90% drop in Africa’s lion population in 20 years!!!!

For many years there has been a general attitude prevailing (even amongst wildlife authorities) that lions and leopards particularly, as well as other predators, have been able to look after themselves and that some how they would always be around and that wild Africa would allow them to roam freely as they always have.  Somehow the lion and leopard have been largely ignored in all of this and the wild African lion population, which was estimated at between 150,000-200,000 in the 1980’s, has plummeted in the last two decades to between 18,000 and 25,000 today. It is thought that Kenya holds about 10% of that figure. And yet, unlike elephants (a far more numerous species), lions have no protection under the international accord governing such matters.

Credit:  James Weis

Much spotlight and huge international reaction was drawn to the dreadful elephant and rhino poaching of the 1970’s and 1980’s which resulted in a dramatic turn around. In addressing the appalling losses through poaching of these two species Richard Leakey spearheaded a massive campaign to combat the poaching and also harnessing the huge attention and funding that his efforts and those of many others generated. This all resulted in dramatically reducing the poaching in Kenya, international bans on ivory and rhino horn and species protection policies that are still much in place today where these species exist. Why can’t this be done today for the predators? Do these incredibly valuable and beautiful species have to be reduced in numbers to where they only exist in National Parks and sanctuaries? Or can they still roam wild and free in large areas like the wildland habitat surrounding Masai Mara? Importantly the Masai Mara region holds more than one third of the entire lion population of Kenya. This makes it all the more valuable to protect.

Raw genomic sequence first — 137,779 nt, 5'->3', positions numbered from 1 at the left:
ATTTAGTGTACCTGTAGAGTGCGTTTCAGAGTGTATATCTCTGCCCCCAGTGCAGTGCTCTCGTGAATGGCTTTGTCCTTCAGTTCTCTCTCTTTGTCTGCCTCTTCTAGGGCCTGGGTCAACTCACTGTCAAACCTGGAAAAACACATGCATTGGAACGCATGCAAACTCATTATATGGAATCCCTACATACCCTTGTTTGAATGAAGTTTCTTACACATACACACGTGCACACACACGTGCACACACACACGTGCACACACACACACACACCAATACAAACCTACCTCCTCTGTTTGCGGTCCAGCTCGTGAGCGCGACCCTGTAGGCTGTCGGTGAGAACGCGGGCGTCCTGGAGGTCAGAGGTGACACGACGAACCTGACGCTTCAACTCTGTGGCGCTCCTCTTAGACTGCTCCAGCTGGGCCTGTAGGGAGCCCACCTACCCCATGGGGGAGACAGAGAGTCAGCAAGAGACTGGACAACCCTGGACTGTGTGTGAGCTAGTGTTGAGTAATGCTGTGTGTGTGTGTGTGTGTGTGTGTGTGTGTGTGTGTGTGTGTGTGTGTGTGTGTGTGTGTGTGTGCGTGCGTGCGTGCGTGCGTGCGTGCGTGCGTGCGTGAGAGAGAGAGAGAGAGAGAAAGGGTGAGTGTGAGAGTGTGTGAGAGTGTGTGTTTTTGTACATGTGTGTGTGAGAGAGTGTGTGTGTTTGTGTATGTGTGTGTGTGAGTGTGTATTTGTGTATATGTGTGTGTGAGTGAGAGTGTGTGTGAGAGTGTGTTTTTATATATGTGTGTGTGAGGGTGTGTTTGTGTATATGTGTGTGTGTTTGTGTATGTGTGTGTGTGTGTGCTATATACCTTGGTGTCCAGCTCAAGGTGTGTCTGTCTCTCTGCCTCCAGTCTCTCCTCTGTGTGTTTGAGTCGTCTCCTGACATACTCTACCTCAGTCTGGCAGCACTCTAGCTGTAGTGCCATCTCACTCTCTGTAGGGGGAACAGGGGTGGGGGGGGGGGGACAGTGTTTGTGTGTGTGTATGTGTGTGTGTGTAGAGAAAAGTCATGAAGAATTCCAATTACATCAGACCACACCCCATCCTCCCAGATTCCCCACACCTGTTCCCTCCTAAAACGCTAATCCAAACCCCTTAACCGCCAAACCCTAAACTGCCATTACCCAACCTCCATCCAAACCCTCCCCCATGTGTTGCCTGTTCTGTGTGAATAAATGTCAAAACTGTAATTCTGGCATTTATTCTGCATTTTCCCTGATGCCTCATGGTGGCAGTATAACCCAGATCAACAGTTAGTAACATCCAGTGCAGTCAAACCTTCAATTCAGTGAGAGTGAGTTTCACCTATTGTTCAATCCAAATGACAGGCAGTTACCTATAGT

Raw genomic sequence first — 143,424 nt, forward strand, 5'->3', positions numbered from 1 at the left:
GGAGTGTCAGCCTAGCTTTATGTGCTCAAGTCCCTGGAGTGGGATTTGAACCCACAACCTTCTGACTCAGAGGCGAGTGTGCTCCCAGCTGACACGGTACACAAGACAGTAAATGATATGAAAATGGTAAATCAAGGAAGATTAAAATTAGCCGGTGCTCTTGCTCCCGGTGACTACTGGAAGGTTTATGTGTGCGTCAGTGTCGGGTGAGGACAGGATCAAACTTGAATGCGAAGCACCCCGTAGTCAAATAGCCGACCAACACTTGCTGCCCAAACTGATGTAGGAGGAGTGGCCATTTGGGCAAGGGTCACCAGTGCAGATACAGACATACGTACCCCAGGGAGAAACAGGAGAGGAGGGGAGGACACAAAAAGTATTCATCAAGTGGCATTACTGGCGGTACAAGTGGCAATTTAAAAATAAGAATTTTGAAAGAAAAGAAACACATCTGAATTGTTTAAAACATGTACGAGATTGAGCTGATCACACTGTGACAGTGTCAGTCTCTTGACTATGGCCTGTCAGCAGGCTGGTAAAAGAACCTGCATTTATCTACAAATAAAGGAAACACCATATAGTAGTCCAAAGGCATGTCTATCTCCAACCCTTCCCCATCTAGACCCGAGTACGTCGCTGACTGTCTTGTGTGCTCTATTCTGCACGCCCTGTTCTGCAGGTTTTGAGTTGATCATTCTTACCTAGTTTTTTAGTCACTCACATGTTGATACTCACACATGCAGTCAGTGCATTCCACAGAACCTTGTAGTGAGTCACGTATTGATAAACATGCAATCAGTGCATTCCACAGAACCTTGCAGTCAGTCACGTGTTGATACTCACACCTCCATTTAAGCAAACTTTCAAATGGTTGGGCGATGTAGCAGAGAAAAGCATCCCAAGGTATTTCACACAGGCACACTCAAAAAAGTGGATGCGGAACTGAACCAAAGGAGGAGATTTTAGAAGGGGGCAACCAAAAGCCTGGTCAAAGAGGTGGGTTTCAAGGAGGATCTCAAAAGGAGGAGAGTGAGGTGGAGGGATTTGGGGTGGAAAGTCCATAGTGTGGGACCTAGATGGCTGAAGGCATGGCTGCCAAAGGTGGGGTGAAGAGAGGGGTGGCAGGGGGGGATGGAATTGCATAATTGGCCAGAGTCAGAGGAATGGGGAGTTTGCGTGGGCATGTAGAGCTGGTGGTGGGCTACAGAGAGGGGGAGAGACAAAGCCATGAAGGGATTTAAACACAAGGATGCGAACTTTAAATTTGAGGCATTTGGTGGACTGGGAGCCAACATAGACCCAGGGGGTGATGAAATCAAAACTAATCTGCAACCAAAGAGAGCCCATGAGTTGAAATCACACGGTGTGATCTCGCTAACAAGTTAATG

Credit: James Weis

We don’t have much time. The biggest threat isn’t hunters, poachers or poison makers — it is our own complacency, the lazy hope that someone else is taking care of the great beasts of Africa. Lions and other large predators are disappearing even as we learn more about the collapse of entire ecosystems. The $200 billion a year reaped from ecotourism will be lost, causing suffering among communities all over Africa that rely on this trade.

Credit: James Weis

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